...
  5
  Why tell the whole? The blows of the basement hammer every day grew more and more between; and each blow every day grew fainter than the last; the wife sat frozen at the window, with tearless eyes, glitteringly gazing into the weeping faces of her children; the bellows fell; the forge choked up with cinders; the house was sold; the mother dived down into the long churchyard grass; her children twice followed her thither; and the houseless, familyless old man staggered off a vagabond in crape; his every woe unreverenced; his gray head a scorn to flaxen curls!  6
  Death seems the only desirable sequel for a career like this; but Death is only a launching into the region of the strange Untried; it is but the first salutation to the possibilities of the immense Remote, the Wild, the Watery, the Unshored; therefore, to the death-longing eyes of such men, who still have left in them some interior compunctions against suicide, does the all-contributed and all-receptive ocean alluringly spread forth his whole plain of unimaginable, taking terrors, and wonderful, new-life adventures; and from the hearts of infinite Pacifics, the thousand mermaids sing to them—‘Come hither, broken-hearted; here is another life without the guilt of intermediate death; here are wonders supernatural, without dying for them. Come hither! bury thyself in a life which, to your now equally abhorred and abhorring, landed world, is more oblivious than death. Come hither! put up thy gravestone, too, within the churchyard, and come hither, till we marry thee!’  7
  Hearkening to these voices, East and West, by early sunrise, and by fall of eve, the blacksmith’s soul responded, Ay, I come! And so Perth went a-whaling.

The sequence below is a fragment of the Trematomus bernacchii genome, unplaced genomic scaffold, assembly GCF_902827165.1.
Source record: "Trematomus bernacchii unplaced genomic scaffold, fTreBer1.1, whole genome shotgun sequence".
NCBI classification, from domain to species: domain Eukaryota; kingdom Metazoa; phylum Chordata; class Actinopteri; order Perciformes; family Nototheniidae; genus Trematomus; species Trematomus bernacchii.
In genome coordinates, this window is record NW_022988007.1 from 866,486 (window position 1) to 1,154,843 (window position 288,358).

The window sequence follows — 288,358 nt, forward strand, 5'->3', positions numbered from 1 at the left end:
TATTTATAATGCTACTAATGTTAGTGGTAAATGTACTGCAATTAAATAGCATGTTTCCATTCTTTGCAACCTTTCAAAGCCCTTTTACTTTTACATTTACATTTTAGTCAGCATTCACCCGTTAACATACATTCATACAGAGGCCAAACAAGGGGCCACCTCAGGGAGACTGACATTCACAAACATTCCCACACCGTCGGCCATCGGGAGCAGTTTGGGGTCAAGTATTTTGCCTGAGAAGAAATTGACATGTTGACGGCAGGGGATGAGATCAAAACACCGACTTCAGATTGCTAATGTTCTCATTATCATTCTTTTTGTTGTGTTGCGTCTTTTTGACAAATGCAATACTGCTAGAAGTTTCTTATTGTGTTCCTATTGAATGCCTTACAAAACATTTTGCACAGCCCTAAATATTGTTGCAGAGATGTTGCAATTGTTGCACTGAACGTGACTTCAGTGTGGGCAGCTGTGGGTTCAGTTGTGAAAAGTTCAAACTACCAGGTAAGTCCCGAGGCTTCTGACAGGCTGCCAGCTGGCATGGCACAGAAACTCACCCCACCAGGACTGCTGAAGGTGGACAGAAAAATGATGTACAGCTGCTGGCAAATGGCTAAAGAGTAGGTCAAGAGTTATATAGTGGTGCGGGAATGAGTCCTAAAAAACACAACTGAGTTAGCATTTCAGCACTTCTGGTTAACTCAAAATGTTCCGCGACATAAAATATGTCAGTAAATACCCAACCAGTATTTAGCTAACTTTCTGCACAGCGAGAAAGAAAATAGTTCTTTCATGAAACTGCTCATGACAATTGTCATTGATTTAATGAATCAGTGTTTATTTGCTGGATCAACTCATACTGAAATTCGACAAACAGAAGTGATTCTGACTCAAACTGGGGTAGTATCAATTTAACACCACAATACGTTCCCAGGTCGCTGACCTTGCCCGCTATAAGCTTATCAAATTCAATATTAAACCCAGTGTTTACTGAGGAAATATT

-- Herman Melville, Moby Dick, Chapter CXII, The Blacksmith






Which of course, recalls this:


CALL me Ishmael. Some years ago—never mind how long precisely—having little or no money in my purse, and nothing particular to interest me on shore, I thought I would sail about a little and see the watery part of the world. It is a way I have of driving off the spleen and regulating the circulation. Whenever I find myself growing grim about the mouth; whenever it is a damp, drizzly November in my soul; whenever I find myself involuntarily pausing before coffin warehouses, and bringing up the rear of every funeral I meet; and especially whenever my hypos get such an upper hand of me, that it requires a strong moral principle to prevent me from deliberately stepping into the street, and methodically knocking people’s hats off—then, I account it high time to get to sea as soon as I can. This is my substitute for pistol and ball. With a philosophical flourish Cato throws himself upon his sword; I quietly take to the ship. There is nothing surprising in this. If they but knew it, almost all men in their degree, some time or other, cherish very nearly the same feelings toward the ocean with me.


-- Herman Melville, Moby Dick, Chapter I, Loomings









Wednesday, July 23, 2014

Why do you want to go to Harvard?

"Trapped in a bubble of privilege..."


The New Republic